Google goes offline with Chrome Apps for Mac

Cross-platform, pseudo-native apps hit OS X three months after Windows

Google yesterday launched its new packaged apps, dubbed "Chrome Apps," for the Mac, making good on a promise from September when it kicked off testing.

Chrome 31 for OS X, released three weeks ago, now supports Chrome Apps, Google's souped-up, cross-platform Web apps that are much closer to "native" software, the kind written for a specific operating system, like Windows or OS X. Chrome Apps can run without an Internet connection and call on several Google APIs and services barred to traditional website-based apps.

Written in HTML5, JavaScript and CSS (Cascading Style Sheets), Chrome Apps also look more like a native application since they run in a bare-bones frame minus any browser "chrome," like the address bar, toolbar and menus.

In September, Google previewed Chrome Apps and the associated App Launcher for the Mac in the early "Dev" build of its browser, but at the time said only that it would "soon" switch on the functionality in the "Stable" version.

Chrome for Windows has had Chrome App support since September's Chrome 29, with preliminary support going back as far as February. The Linux version of Chrome cannot yet run Chrome Apps.

Google has been pushing the packaged app strategy since its I/O developer conference in June 2012. Analysts have viewed the move as an attempt to subvert rivals' operating systems by using the popular Chrome browser as a Trojan horse.

Chrome Apps' roots extend to Chrome OS, the browser-based operating system that an increasing number of computer makers, or OEMs, have used on specialized Chromebook notebook lines. Dell, for example, announced its first Chromebook Wednesday, and will start selling the 11-in. laptop for less than $300 to educational buyers next month.

Chrome OS and the spin-off Chrome Apps have a tough row to hoe, analysts have said.

"To go consumer mainstream, Google will have to radically add off-line capabilities to Chrome OS," said Patrick Moorhead, principal analyst with Moor Insights & Strategy, in an interview yesterday.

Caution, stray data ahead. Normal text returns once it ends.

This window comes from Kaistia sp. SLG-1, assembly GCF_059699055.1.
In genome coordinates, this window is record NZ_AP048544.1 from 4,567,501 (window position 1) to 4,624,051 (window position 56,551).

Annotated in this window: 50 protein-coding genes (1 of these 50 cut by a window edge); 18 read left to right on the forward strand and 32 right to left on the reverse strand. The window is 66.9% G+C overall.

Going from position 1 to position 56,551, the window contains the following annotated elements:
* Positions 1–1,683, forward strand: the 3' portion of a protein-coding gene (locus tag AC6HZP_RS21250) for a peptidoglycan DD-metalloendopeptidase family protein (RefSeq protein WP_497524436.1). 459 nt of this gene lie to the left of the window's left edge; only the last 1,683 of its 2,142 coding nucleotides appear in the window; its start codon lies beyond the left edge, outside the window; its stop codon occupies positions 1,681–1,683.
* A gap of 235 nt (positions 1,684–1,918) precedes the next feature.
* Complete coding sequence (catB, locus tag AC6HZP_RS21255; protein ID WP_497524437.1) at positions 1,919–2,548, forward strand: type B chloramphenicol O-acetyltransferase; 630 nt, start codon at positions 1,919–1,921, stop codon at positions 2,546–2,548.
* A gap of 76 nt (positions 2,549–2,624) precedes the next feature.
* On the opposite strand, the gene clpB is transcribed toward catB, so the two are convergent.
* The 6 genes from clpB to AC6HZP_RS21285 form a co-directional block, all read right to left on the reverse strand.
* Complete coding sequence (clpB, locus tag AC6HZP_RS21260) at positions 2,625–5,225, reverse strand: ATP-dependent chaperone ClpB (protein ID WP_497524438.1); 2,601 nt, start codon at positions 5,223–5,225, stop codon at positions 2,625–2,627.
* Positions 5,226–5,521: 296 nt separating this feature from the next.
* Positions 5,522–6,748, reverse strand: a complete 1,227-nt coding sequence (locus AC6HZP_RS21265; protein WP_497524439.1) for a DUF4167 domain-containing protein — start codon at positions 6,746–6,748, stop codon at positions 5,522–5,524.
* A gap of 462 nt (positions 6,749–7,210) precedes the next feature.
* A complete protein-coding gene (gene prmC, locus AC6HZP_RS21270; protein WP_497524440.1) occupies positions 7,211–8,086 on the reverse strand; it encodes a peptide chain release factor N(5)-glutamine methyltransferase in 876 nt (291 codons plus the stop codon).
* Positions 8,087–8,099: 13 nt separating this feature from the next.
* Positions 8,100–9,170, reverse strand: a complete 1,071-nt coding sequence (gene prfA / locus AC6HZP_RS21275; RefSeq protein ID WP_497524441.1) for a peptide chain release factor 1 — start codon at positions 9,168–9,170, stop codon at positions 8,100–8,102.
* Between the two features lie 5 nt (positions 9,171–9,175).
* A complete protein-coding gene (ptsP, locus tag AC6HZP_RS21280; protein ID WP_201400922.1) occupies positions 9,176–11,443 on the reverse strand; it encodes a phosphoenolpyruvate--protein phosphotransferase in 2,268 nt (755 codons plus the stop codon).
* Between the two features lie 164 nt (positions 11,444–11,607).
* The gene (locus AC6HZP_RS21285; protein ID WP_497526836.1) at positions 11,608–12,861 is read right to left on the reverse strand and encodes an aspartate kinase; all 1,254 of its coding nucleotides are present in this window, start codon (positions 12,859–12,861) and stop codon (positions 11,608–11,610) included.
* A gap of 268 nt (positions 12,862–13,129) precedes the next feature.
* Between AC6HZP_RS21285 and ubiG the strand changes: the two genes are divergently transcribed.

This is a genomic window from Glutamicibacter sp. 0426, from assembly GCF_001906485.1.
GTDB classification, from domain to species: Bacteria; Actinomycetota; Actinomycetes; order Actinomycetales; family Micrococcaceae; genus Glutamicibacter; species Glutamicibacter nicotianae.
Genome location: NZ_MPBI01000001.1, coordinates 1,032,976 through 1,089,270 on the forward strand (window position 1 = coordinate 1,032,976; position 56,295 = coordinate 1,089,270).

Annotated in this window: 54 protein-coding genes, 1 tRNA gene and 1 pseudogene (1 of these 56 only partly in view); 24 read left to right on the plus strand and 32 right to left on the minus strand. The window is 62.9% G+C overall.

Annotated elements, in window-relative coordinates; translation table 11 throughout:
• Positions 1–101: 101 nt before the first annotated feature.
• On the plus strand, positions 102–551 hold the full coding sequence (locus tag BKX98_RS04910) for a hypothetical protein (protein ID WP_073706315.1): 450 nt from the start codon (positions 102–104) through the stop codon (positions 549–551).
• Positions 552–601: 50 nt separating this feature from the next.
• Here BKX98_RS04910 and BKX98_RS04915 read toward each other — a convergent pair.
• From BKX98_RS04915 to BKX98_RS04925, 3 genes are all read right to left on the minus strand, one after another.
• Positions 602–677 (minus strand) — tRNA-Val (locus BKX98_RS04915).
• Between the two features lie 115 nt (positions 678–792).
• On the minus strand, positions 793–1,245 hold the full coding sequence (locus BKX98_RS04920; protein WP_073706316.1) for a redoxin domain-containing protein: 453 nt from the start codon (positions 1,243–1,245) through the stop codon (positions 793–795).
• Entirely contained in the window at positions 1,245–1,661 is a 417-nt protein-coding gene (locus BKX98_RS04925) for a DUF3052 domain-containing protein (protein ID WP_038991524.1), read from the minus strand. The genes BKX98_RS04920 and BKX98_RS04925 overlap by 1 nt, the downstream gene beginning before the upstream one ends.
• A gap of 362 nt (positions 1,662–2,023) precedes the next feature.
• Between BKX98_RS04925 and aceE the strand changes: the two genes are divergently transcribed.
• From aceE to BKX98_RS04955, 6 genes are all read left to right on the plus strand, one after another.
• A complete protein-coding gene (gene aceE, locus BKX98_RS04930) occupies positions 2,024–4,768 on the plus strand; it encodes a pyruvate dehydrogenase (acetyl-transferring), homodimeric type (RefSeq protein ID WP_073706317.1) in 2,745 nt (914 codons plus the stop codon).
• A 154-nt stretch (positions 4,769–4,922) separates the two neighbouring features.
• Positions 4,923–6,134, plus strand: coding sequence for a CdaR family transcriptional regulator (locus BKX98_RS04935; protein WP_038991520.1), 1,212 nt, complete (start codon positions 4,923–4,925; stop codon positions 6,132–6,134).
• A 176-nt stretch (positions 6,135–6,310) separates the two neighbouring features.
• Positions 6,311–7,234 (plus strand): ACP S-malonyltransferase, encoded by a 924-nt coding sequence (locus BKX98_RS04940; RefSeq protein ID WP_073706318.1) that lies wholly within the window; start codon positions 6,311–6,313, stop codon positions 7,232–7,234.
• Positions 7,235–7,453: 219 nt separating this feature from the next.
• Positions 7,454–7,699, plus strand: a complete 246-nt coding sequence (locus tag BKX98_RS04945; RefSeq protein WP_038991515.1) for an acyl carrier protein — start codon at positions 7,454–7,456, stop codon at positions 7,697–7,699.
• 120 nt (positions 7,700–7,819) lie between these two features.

Chrome Apps have another problem: App inventory.

Currently, there is just a handful of Chrome Apps in Google's Chrome Store, the app distribution channel for the packaged apps. While some notable apps exist -- Google's own Keep note-taker, for example, and the Wunderlist to-do application -- there are more holes than filled spots. Chrome Apps are listed in the store section labeled "For Your Desktop."

Last month, Google tried to remedy the inventory issue with its first Chrome Dev Summit, a two-day developers conference that featured sessions on creating traditional Web apps and packaged apps, accessing APIs and optimizing app performance.

Chrome 31 for OS X, which includes the App Launcher and support for Chrome Apps, can be downloaded from Google's website.

WeatherBug app
WeatherBug, one of a handful of available Chrome Apps, looks and behaves much like a 'native' application on OS X.

Gregg Keizer covers Microsoft, security issues, Apple, Web browsers and general technology breaking news for Computerworld. Follow Gregg on Twitter at @gkeizer, or subscribe to Gregg's RSS feed . His email address is gkeizer@computerworld.com.

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